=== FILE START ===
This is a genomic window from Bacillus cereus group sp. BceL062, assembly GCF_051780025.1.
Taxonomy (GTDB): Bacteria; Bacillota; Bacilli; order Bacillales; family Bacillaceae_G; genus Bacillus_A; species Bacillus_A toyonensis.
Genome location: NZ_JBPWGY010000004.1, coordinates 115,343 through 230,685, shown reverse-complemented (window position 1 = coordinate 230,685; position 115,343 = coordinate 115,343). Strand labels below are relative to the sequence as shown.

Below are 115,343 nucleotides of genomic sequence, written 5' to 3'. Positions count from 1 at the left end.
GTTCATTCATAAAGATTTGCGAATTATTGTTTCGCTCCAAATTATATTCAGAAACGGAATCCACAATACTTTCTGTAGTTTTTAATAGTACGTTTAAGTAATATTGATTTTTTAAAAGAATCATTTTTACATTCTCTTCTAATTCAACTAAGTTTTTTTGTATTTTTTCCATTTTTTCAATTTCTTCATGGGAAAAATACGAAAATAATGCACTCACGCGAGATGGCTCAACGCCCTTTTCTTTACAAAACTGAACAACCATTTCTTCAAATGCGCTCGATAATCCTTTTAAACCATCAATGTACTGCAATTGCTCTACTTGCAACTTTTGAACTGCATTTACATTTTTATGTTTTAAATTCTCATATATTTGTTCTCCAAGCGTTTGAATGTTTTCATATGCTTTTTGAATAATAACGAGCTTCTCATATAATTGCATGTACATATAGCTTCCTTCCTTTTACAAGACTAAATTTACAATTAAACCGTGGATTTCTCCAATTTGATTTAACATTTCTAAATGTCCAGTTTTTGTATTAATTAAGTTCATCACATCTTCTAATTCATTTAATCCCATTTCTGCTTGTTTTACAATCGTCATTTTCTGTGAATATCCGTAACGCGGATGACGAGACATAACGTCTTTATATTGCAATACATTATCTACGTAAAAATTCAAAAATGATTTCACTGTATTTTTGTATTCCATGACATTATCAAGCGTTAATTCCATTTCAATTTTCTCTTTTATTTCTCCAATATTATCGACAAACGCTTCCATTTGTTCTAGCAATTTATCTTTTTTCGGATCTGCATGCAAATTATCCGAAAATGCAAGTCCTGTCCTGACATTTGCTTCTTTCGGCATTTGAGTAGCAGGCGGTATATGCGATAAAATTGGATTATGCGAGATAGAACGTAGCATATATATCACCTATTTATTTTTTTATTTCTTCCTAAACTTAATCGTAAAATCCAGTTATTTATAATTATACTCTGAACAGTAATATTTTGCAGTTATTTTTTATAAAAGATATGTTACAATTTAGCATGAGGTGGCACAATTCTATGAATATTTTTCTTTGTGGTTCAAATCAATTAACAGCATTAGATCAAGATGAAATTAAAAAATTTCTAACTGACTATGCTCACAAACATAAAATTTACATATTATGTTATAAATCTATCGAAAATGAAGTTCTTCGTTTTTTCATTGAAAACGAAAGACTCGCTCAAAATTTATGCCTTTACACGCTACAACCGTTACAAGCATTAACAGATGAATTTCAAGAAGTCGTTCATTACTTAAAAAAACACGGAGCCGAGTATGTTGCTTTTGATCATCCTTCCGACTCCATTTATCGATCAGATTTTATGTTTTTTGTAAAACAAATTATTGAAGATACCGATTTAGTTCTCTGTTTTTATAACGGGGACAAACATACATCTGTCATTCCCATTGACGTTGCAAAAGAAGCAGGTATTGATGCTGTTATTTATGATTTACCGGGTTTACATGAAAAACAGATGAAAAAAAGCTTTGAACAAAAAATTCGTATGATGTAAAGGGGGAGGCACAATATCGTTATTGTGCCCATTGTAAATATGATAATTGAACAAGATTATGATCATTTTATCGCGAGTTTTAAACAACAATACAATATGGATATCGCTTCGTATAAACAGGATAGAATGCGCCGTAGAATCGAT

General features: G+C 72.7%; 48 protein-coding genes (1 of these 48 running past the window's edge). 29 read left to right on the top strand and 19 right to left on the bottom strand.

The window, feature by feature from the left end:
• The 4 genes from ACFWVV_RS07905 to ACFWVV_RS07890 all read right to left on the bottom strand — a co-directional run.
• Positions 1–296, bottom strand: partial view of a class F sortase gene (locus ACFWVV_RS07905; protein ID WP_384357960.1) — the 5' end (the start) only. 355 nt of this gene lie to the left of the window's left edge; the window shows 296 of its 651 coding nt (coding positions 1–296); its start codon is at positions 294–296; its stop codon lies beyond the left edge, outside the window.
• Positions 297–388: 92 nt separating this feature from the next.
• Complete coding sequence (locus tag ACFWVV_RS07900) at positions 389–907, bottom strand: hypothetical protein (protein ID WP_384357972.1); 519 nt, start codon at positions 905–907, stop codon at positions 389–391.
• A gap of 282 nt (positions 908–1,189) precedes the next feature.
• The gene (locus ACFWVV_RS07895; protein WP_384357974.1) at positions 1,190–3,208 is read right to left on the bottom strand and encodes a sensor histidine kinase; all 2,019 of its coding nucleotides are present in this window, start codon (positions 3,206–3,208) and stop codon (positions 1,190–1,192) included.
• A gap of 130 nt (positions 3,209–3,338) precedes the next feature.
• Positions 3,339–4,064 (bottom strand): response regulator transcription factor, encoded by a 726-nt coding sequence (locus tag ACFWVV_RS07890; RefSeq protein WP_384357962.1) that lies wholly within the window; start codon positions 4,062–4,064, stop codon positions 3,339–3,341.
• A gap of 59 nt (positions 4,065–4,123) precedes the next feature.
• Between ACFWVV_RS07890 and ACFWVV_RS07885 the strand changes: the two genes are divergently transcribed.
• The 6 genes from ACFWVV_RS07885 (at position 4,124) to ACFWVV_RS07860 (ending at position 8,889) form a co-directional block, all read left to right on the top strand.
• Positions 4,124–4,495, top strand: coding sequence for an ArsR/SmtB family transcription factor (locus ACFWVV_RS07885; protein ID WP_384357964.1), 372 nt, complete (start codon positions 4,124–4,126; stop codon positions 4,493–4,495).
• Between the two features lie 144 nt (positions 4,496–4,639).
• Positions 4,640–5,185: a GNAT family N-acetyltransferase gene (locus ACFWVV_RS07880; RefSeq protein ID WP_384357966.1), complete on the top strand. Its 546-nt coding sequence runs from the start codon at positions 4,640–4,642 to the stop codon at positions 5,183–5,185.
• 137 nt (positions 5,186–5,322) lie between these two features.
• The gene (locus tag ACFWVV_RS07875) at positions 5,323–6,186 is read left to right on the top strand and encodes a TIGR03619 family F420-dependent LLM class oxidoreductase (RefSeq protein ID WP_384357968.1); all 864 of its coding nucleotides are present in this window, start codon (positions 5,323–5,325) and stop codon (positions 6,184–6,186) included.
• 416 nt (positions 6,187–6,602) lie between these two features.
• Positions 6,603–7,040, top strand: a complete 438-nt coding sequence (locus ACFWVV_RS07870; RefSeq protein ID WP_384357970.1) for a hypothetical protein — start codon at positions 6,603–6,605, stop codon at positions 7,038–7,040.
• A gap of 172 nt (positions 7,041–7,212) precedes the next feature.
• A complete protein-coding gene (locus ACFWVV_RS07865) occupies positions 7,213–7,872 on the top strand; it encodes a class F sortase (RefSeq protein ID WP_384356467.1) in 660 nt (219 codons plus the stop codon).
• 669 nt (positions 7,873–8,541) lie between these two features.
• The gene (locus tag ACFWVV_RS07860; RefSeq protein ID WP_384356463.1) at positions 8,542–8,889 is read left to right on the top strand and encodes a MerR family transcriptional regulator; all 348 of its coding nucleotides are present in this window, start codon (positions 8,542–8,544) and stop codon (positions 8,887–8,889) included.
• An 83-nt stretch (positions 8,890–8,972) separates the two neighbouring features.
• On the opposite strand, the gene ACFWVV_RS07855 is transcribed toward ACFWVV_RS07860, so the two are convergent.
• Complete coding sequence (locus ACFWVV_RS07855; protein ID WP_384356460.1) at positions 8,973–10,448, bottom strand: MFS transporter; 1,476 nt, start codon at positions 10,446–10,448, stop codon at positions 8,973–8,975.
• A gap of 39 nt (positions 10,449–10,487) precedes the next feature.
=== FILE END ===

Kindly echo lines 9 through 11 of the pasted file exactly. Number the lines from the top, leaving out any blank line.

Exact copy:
• Positions 1–296, bottom strand: partial view of a class F sortase gene (locus ACFWVV_RS07905; protein ID WP_384357960.1) — the 5' end (the start) only. 355 nt of this gene lie to the left of the window's left edge; the window shows 296 of its 651 coding nt (coding positions 1–296); its start codon is at positions 294–296; its stop codon lies beyond the left edge, outside the window.
• Positions 297–388: 92 nt separating this feature from the next.
• Complete coding sequence (locus tag ACFWVV_RS07900) at positions 389–907, bottom strand: hypothetical protein (protein ID WP_384357972.1); 519 nt, start codon at positions 905–907, stop codon at positions 389–391.